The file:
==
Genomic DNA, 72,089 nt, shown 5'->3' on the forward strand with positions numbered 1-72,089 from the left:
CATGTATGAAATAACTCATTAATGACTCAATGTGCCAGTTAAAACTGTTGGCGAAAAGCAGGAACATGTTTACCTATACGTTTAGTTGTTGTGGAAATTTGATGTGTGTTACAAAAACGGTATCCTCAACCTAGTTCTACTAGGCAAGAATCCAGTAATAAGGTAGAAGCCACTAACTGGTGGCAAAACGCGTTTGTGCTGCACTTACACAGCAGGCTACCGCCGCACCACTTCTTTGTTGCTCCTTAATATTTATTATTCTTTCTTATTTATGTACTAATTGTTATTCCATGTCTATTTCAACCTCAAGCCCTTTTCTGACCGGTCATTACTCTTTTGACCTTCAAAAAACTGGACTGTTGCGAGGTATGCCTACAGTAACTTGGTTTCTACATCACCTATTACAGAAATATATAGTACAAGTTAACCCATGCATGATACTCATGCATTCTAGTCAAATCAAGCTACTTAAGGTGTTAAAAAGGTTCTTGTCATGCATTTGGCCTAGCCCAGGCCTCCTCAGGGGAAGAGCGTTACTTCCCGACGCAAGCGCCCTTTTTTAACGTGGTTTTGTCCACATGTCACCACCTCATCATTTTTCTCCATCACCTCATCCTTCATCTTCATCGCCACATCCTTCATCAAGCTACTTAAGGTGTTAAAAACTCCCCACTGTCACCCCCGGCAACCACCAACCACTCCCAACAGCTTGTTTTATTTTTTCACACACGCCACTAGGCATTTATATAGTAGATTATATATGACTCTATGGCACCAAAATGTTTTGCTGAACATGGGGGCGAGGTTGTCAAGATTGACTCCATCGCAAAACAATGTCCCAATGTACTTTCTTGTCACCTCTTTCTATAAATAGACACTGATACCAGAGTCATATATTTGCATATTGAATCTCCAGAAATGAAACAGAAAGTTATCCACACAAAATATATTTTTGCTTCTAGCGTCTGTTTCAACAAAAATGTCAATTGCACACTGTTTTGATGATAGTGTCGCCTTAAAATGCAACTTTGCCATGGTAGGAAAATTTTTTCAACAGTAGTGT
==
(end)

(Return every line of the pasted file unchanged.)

Genomic DNA, 72,089 nt, shown 5'->3' on the forward strand with positions numbered 1-72,089 from the left:
CATGTATGAAATAACTCATTAATGACTCAATGTGCCAGTTAAAACTGTTGGCGAAAAGCAGGAACATGTTTACCTATACGTTTAGTTGTTGTGGAAATTTGATGTGTGTTACAAAAACGGTATCCTCAACCTAGTTCTACTAGGCAAGAATCCAGTAATAAGGTAGAAGCCACTAACTGGTGGCAAAACGCGTTTGTGCTGCACTTACACAGCAGGCTACCGCCGCACCACTTCTTTGTTGCTCCTTAATATTTATTATTCTTTCTTATTTATGTACTAATTGTTATTCCATGTCTATTTCAACCTCAAGCCCTTTTCTGACCGGTCATTACTCTTTTGACCTTCAAAAAACTGGACTGTTGCGAGGTATGCCTACAGTAACTTGGTTTCTACATCACCTATTACAGAAATATATAGTACAAGTTAACCCATGCATGATACTCATGCATTCTAGTCAAATCAAGCTACTTAAGGTGTTAAAAAGGTTCTTGTCATGCATTTGGCCTAGCCCAGGCCTCCTCAGGGGAAGAGCGTTACTTCCCGACGCAAGCGCCCTTTTTTAACGTGGTTTTGTCCACATGTCACCACCTCATCATTTTTCTCCATCACCTCATCCTTCATCTTCATCGCCACATCCTTCATCAAGCTACTTAAGGTGTTAAAAACTCCCCACTGTCACCCCCGGCAACCACCAACCACTCCCAACAGCTTGTTTTATTTTTTCACACACGCCACTAGGCATTTATATAGTAGATTATATATGACTCTATGGCACCAAAATGTTTTGCTGAACATGGGGGCGAGGTTGTCAAGATTGACTCCATCGCAAAACAATGTCCCAATGTACTTTCTTGTCACCTCTTTCTATAAATAGACACTGATACCAGAGTCATATATTTGCATATTGAATCTCCAGAAATGAAACAGAAAGTTATCCACACAAAATATATTTTTGCTTCTAGCGTCTGTTTCAACAAAAATGTCAATTGCACACTGTTTTGATGATAGTGTCGCCTTAAAATGCAACTTTGCCATGGTAGGAAAATTTTTTCAACAGTAGTGT